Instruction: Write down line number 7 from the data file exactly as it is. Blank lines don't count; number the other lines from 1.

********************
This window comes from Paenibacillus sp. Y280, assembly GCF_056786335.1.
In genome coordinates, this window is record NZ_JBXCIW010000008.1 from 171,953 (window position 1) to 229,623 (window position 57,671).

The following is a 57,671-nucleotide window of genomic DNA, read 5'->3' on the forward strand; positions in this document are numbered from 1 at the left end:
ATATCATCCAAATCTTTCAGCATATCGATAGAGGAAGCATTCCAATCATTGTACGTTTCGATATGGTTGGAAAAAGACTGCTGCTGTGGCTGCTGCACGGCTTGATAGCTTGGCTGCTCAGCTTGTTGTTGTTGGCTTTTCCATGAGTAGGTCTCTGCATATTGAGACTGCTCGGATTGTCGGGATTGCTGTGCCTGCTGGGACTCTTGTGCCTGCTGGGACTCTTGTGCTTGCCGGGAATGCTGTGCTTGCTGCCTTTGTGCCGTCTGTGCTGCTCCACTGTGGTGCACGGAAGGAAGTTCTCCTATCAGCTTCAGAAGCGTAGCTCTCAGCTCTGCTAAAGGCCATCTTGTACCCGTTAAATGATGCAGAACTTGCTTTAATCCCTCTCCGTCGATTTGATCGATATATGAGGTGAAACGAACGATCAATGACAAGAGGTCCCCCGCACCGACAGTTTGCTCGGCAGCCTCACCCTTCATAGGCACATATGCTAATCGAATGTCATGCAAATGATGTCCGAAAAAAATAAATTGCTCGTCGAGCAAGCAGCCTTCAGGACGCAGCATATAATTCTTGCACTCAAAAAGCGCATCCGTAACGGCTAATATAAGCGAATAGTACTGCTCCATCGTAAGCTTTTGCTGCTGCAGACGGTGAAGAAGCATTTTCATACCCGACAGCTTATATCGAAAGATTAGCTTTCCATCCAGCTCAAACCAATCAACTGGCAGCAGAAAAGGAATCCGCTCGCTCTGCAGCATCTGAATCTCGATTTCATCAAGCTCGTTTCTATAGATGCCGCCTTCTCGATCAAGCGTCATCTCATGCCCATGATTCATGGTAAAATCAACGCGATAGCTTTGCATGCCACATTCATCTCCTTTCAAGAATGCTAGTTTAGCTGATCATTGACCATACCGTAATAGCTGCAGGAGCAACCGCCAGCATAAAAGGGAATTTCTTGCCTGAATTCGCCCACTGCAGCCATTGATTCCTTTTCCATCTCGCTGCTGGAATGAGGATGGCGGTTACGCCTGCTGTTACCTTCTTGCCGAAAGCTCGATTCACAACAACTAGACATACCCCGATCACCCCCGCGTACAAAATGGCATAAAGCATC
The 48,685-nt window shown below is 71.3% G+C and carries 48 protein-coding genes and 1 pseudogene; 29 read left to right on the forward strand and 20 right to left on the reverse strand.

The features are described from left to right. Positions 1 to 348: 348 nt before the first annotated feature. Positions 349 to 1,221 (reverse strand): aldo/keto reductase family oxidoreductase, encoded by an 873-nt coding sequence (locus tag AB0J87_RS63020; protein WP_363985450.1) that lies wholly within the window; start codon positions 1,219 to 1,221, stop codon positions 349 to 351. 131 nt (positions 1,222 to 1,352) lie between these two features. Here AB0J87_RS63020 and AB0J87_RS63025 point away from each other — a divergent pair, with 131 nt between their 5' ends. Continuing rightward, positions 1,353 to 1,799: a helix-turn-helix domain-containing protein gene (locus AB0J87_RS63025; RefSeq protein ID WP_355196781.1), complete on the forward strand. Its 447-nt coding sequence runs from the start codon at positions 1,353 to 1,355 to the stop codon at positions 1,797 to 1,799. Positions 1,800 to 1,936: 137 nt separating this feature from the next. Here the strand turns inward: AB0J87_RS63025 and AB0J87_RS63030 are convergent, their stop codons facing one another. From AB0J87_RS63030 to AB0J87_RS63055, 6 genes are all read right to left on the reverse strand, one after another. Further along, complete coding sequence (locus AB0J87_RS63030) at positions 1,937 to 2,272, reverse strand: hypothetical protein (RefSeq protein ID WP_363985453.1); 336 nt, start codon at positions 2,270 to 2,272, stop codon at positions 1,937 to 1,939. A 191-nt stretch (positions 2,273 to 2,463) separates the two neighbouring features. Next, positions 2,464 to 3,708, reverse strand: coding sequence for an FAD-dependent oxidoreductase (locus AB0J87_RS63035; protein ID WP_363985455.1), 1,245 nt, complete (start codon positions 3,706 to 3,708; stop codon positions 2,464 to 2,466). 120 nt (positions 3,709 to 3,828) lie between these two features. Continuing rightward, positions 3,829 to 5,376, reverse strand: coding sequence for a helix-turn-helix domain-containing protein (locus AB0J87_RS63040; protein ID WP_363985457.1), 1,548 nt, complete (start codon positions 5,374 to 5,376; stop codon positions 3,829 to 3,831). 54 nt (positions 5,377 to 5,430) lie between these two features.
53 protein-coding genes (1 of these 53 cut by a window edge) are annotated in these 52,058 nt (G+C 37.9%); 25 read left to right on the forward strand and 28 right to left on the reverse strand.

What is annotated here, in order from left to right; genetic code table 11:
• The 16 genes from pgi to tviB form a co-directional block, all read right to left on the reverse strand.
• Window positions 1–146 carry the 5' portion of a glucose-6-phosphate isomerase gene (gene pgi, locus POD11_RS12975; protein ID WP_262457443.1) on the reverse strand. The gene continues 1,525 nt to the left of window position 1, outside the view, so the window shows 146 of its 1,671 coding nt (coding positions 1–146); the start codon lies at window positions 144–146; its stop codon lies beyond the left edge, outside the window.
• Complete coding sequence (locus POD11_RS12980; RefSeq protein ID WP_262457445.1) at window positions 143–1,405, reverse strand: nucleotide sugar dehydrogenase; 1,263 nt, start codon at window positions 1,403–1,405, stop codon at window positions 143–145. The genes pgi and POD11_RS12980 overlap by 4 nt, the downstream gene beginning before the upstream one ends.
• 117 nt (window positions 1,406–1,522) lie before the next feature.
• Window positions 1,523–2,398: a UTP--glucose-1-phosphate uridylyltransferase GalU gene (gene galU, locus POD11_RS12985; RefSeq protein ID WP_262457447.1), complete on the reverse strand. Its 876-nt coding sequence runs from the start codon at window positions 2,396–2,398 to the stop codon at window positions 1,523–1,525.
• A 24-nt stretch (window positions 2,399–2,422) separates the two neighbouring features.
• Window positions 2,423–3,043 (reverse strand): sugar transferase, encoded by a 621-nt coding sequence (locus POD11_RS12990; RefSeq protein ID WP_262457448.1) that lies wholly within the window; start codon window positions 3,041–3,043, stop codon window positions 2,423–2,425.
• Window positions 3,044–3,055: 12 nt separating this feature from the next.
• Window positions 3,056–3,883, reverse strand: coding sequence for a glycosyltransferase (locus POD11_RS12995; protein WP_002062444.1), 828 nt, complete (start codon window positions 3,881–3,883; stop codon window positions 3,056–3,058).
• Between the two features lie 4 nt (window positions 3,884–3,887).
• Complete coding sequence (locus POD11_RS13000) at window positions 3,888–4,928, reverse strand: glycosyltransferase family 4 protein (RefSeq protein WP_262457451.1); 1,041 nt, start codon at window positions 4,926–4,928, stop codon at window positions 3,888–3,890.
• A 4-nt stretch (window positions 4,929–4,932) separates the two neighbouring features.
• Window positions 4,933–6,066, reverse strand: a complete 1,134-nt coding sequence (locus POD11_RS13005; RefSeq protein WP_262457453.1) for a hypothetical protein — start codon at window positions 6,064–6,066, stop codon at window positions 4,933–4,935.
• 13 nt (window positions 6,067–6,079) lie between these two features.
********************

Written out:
53 protein-coding genes (1 of these 53 cut by a window edge) are annotated in these 52,058 nt (G+C 37.9%); 25 read left to right on the forward strand and 28 right to left on the reverse strand.